This is what Giancarlo Stanton did with the Marlins just four years ago: 59 home runs hit, knocked in 132, scored 123 runs and had a slugging percentage of .631, an on-base percentage of .376 and an OPS of 1.007. He hit .281 that year and won the National League’s Most Valuable Player Award. Maybe the most staggering statistic of all, considering what has happened to him with injuries the last couple of years in New York, is that he played 159 games.
You know how many players whose names haven't been associated with modern performance-enhancing drugs have hit that many home runs in one season, in all of baseball history? Two. Babe Ruth and Roger Maris.
Four years later, the Yankees hope this is the season in which Stanton stays on the field and hits home runs like that; when he can look like an MVP again. That he can play a full season and scare the living daylights out of other teams the way he did in last year’s postseason, when he hit six home runs in the seven October games the Yankees played.
Don Mattingly was Stanton’s manager in 2017. I asked Mattingly on Thursday what it was like having a front-row seat to a season like that, and seeing Stanton at his best before the Marlins traded him and the remaining decade of his $325 million, 13-year contract to Mattingly’s old team, the Yankees.
“He changed the way the other team approached him in the order,” Mattingly said. “And he changed me as a manager trying to get him pitched to.”
And by the way? The Marlins weren’t exactly defenseless on offense that year. J.T. Realmuto was still in Miami, and so were Christian Yelich and Marcell Ozuna. Justin Bour hit 26 home runs for the 2017 Marlins. They even had Ichiro coming off the bench.
You know what happened next. The Marlins, who made it to the second round of last year’s postseason in a year when Mattingly was Manager of the Year, decided they couldn’t go forward and try to build a young and competitive team while working around Stanton’s contract.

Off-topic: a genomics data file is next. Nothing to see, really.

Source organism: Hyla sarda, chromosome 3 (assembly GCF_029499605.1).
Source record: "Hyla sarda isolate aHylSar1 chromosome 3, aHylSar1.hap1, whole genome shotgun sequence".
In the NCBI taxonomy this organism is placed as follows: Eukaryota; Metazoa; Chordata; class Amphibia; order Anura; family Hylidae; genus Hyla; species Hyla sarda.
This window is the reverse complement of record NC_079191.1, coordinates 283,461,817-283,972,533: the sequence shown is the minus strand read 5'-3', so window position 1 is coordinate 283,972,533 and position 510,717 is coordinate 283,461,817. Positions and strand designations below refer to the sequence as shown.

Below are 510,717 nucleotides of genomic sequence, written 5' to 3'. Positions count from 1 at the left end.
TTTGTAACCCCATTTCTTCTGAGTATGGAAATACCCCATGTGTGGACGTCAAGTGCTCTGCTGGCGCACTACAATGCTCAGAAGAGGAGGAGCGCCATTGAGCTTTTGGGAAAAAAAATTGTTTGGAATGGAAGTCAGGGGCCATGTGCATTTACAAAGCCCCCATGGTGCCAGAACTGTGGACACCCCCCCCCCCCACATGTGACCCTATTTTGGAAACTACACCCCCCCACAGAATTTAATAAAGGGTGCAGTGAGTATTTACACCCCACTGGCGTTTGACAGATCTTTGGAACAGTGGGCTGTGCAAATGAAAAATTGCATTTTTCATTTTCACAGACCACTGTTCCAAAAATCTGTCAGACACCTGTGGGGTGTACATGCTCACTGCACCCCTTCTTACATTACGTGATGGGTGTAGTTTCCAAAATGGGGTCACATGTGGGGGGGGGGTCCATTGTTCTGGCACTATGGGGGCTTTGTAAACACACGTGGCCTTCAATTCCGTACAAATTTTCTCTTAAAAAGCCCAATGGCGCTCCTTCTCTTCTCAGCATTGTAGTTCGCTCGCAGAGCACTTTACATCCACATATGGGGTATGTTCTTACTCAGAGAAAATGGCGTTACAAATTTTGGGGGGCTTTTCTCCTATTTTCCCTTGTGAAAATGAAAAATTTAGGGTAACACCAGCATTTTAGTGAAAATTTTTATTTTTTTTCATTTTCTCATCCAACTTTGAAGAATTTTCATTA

The Yankees hadn’t even gotten to the plate with Shohei Ohtani, a star they coveted more than somewhat, when they decided to go after Stanton. They were willing to make a big splash and absorb Stanton’s contract, even though they’d just gotten out from under Alex Rodriguez’s 10-year, $275 million deal. The Marlins were a more than willing trade partner, even with Stanton coming off the monster season he’d just had.
Stanton did well enough in his first season with the Yankees, hitting 38 homers and knocking in 100 runs, even though he struck out 48 more times than he had the year before. The postseason was another matter. After hitting a home run in the Yankees’ Wild Card game against the A’s at Yankee Stadium, he knocked just four singles in the Yankees' four-game American League Division Series loss to the Red Sox, with no homers and not a single RBI, having left what felt like a subway car full of runners on base.
Since then? Well, you know what’s happened since then.
Stanton missed 144 out of 162 games in 2019 and he missed 37 regular-season games out of 60 last season. There was a biceps strain in ’19 and then a problem with his left shoulder and finally a knee injury. Last year, a hamstring injury put him back on the injured list in August, before he rose up the way he did in the playoffs: In the division series against the Rays, which the Yankees lost in five games, his slugging percentage was a fancy, shiny 1.000.
Now Stanton is healthy, at least so far. He’s only hit one Spring Training home run, but it was something to see against the Pirates, a ball that seemed to be on its way to Pittsburgh. And Aaron Judge, who hasn’t been able to stay on the field either lately, has also had no physical issues so far. It is why the Yankees are once again hopeful this is the year the two of them turn into Maris and Mantle 2.0. Of course, Judge also has a 50-homer season on his resume, also in 2017.
“We saw [in the playoffs] what I feel like, if [Stanton] had been healthy in ’19 and ’20, what we would have seen throughout those seasons,’’ Aaron Boone said the other day. “If he can stay healthy, he’s gonna turn in a special season. I feel in a lot of ways, he’s a better hitter than when he won the MVP.”
We’ll see, starting in a couple of weeks, if Stanton can build this season on the way last season ended, when he once again looked like the right-handed-hitting version of The Bambino. Babe Ruth had a couple of injury-shortened seasons, too, in the '20s. But starting in 1926, around the same point in his career where Stanton is, Babe Ruth missed a total of 42 games over the next six seasons, while averaging 50 homers a year.
The Yankees still think, and hope, Stanton -- and Judge -- can be that kind of slugger in New York. Not on the injured list.